What rejuvenates you?

I’ve always relished weekends as the opportunity to carve out my own “me” time. It’s an integral part to my week and something without which could easily send me over the edge. A few of my favorite things that constituted “me” time back in the summer and after which I felt so much more relaxed and rejuvenated (and optimistic, overall) included: running outdoors, a nice hot bath with epsom salt & coconut oil and sunbathing with a good book in hand.

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My typical runs along the Hudson River back in the summer in NYC – from Battery Park (in the Financial District) to piers nearby TriBeCa. The times when I made it this far were moments to be proud of!

As the number of hours of sunlight per day diminishes and I wake up with more frost on the grass, I’m seeking new ways to still partake in activities that make me feel good but don’t involve me cooking up a storm (as I generally tend to lean towards desserts). However, a couple things never fail to make me feel rejuvenated as these are completely guilt-free pleasures in which to partake:

  1. Spending time outdoors. There’s something about having the wind blow against your face, moving past your hair and being able to inhale fresh air while remarking on either the moody and turbulent nature of the clouds or the warmth of sun rays. I particularly love visiting parks wherever I am. While I was spoiled by being within 10 min walking distance of Battery Park back in NYC, I try to make the most of my weekends by getting my fiancé to drive me to a nearby park – Myrtle Edwards, Seward, and Green Lake are all spacious parks that have a route that makes it perfect for either pedestrians and runners alike to get moving. A 4-mile run yesterday from the utmost northern tip of Myrtle Edwards all the way down south to the Olympic Sculpture Park left me feeling so alive as I hadn’t seen that much of Downtown in the past several weeks.
  2. Watching a thought-provoking film. Had the chance to watch both Lars von Trier’s Melancholia (available on Netflix) and Cooking Up Dreams (view on YouTube here) this weekend. This was the first von Trier film I had ever watched and I thought the Tristan & Isolde musical score went perfectly with the unsettling nature of this particular end-of-the-world film. Cooking Up Dreams is a short hour-long documentary on Peru’s increasingly globally-popular and commercially successful gastronomical scene. It’s incredible the plethora of options Peruvians have available with which to experiment – fresh seafood from the coast, unique fruits indigenous to the Amazon forest, and the variety of methods for cooking meat (including with hot stones and then buried under the ground) are a testament to the widespread appeal and well-deserved popularity of Peruvian cuisine.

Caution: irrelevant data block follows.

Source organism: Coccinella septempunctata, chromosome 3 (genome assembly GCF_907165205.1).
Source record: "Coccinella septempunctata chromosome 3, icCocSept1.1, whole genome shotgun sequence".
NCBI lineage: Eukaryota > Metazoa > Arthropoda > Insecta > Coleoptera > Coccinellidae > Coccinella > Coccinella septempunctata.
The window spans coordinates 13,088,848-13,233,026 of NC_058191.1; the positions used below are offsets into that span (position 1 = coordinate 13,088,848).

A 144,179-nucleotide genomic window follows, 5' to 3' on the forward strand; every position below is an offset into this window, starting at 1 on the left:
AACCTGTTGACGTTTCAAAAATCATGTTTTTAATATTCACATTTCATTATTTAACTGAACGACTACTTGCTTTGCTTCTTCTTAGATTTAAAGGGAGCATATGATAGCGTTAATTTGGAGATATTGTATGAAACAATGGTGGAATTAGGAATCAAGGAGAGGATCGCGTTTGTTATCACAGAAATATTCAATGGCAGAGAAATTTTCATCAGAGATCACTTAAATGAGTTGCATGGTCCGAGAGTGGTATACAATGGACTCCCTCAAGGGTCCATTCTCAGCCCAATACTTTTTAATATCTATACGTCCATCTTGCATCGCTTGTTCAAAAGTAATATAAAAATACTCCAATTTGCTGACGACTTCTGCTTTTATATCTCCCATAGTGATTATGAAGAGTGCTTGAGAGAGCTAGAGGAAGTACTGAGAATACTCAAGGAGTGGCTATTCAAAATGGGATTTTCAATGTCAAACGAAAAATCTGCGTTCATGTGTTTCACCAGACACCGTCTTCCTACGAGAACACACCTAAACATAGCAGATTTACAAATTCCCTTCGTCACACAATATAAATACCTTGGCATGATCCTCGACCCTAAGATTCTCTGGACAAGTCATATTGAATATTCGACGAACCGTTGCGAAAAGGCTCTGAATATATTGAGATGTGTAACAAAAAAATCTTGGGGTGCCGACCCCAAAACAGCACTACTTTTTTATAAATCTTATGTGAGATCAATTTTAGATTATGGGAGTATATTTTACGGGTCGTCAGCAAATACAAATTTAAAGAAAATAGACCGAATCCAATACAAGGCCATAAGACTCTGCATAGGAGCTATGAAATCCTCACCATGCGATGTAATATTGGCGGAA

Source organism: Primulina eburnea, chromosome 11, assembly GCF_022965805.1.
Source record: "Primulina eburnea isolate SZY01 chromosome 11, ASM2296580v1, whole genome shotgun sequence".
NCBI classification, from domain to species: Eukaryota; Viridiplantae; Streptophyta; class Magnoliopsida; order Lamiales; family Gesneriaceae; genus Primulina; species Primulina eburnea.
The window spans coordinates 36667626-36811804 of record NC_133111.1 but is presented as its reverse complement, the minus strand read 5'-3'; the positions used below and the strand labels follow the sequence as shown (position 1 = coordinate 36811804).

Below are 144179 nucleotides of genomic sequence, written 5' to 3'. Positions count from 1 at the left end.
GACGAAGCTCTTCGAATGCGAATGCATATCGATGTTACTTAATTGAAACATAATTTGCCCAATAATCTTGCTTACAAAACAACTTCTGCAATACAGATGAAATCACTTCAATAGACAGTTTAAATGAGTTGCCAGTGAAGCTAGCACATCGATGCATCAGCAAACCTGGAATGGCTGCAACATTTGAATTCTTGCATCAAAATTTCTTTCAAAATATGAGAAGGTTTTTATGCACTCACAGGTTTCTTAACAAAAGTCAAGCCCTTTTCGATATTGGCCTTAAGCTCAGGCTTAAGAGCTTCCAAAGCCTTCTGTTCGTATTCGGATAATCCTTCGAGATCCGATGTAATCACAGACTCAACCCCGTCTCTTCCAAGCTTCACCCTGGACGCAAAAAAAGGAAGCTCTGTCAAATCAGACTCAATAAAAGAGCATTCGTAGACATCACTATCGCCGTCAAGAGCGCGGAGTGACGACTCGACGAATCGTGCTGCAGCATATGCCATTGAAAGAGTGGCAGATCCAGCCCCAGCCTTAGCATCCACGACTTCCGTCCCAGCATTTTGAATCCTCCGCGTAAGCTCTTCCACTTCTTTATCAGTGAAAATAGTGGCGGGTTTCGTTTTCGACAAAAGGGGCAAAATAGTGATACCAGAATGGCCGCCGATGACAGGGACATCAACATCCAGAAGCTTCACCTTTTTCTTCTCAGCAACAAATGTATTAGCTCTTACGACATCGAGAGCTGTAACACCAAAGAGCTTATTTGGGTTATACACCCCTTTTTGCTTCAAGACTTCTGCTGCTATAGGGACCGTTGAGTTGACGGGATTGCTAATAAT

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    Photo courtesy of Hemsley & Hemsley
  3. Roasted veggies. No matter how healthy and beneficial a food can be, it’s inevitable that we can grow tired of it, especially if we eat it in the same way. Now that it’s approaching winter in the Northern Hemisphere, I’ve absolutely loved roasting vegetables and adding them to salads or eating them on their own. I’ve been obsessed with roasting a wide array of vegetable (cauliflower, broccoli, carrots, sweet potatoes are my favorite) after seeing this recipe by the Hemsley sisters’ weekly roast veggie dish (recipe here). Tonight for instance, I roasted two heads of broccoli and one sweet potato for dinner and it left me feeling satisfied for HOURS.

Recommended Post of the Day: Traveling Teaches Students in a Way School’s Can’t

Anyone who has traveled or studied abroad will know that traveling to other countries expands one’s viewpoint and in some cases, the experience causes a paradigm shift. While I believe there is much value in traveling to both first- and third-world countries on this planet, I was particularly struck by the validity of just how Anglo-centric school curriculums shape young minds in this country. But isn’t it amazing to think that a person who grew up in a rural area of the world that practices polytheism could just as easily been an Atheist had he/she been raised in a different culture with a completely different set of parents? The plasticity of the human mind never fails to amaze me sometimes.

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